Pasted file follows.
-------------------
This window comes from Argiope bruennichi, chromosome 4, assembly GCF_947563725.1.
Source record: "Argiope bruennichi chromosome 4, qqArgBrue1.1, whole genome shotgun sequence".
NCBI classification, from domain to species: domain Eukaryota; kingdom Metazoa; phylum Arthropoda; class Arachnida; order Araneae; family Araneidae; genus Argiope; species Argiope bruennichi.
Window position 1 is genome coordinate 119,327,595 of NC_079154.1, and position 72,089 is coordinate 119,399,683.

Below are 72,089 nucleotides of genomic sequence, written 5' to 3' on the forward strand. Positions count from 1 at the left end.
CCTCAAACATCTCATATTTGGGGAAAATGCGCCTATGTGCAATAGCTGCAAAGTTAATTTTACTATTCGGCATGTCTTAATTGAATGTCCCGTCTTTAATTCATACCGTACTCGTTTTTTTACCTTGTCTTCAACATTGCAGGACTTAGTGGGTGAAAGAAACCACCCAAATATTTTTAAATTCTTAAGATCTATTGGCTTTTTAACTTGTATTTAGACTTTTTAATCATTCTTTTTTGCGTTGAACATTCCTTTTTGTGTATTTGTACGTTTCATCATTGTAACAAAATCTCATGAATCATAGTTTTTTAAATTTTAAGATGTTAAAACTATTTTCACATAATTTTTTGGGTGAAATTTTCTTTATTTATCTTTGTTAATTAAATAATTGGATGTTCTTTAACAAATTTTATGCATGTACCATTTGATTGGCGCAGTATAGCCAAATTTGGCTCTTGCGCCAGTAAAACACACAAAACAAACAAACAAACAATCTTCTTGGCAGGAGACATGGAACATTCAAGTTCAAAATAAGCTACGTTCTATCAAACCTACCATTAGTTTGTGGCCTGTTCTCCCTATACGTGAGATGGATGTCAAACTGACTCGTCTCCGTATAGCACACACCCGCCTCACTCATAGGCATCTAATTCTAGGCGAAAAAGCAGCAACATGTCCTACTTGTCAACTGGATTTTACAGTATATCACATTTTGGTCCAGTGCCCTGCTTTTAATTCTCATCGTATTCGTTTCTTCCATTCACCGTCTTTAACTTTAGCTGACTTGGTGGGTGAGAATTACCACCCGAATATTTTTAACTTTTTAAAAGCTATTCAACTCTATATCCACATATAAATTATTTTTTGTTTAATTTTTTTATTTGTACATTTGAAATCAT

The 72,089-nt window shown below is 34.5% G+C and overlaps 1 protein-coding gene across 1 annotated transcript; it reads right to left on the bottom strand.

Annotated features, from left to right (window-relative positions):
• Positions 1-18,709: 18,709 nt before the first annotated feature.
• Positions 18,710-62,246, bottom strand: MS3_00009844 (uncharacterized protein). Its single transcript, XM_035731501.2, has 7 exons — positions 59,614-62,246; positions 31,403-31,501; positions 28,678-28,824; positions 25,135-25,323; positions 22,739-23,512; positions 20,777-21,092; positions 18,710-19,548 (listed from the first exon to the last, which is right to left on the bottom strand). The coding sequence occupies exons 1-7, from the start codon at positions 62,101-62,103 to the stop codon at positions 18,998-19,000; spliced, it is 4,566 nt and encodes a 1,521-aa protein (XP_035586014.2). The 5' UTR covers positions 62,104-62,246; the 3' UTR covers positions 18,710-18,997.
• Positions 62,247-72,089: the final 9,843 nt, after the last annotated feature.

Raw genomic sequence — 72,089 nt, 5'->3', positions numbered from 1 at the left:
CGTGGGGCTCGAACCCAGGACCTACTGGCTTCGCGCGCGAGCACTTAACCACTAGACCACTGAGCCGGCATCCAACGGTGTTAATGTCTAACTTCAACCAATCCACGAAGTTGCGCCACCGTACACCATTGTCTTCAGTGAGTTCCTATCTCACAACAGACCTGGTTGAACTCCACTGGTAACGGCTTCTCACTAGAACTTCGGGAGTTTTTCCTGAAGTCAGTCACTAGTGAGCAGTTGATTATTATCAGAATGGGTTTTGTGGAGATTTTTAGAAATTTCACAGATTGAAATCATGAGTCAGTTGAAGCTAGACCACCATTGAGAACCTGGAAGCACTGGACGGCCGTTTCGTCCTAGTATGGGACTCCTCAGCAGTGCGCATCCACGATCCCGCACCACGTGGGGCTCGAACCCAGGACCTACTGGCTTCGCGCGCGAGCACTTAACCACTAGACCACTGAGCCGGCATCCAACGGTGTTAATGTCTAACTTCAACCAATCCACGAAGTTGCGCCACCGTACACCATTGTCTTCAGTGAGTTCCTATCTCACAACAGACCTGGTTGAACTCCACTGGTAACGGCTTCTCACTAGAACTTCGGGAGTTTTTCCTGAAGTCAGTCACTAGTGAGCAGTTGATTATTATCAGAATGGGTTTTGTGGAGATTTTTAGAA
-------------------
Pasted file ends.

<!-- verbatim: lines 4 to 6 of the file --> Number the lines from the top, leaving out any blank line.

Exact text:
Window position 1 is genome coordinate 119,327,595 of NC_079154.1, and position 72,089 is coordinate 119,399,683.

Below are 72,089 nucleotides of genomic sequence, written 5' to 3' on the forward strand. Positions count from 1 at the left end.
CCTCAAACATCTCATATTTGGGGAAAATGCGCCTATGTGCAATAGCTGCAAAGTTAATTTTACTATTCGGCATGTCTTAATTGAATGTCCCGTCTTTAATTCATACCGTACTCGTTTTTTTACCTTGTCTTCAACATTGCAGGACTTAGTGGGTGAAAGAAACCACCCAAATATTTTTAAATTCTTAAGATCTATTGGCTTTTTAACTTGTATTTAGACTTTTTAATCATTCTTTTTTGCGTTGAACATTCCTTTTTGTGTATTTGTACGTTTCATCATTGTAACAAAATCTCATGAATCATAGTTTTTTAAATTTTAAGATGTTAAAACTATTTTCACATAATTTTTTGGGTGAAATTTTCTTTATTTATCTTTGTTAATTAAATAATTGGATGTTCTTTAACAAATTTTATGCATGTACCATTTGATTGGCGCAGTATAGCCAAATTTGGCTCTTGCGCCAGTAAAACACACAAAACAAACAAACAAACAATCTTCTTGGCAGGAGACATGGAACATTCAAGTTCAAAATAAGCTACGTTCTATCAAACCTACCATTAGTTTGTGGCCTGTTCTCCCTATACGTGAGATGGATGTCAAACTGACTCGTCTCCGTATAGCACACACCCGCCTCACTCATAGGCATCTAATTCTAGGCGAAAAAGCAGCAACATGTCCTACTTGTCAACTGGATTTTACAGTATATCACATTTTGGTCCAGTGCCCTGCTTTTAATTCTCATCGTATTCGTTTCTTCCATTCACCGTCTTTAACTTTAGCTGACTTGGTGGGTGAGAATTACCACCCGAATATTTTTAACTTTTTAAAAGCTATTCAACTCTATATCCACATATAAATTATTTTTTGTTTAATTTTTTTATTTGTACATTTGAAATCAT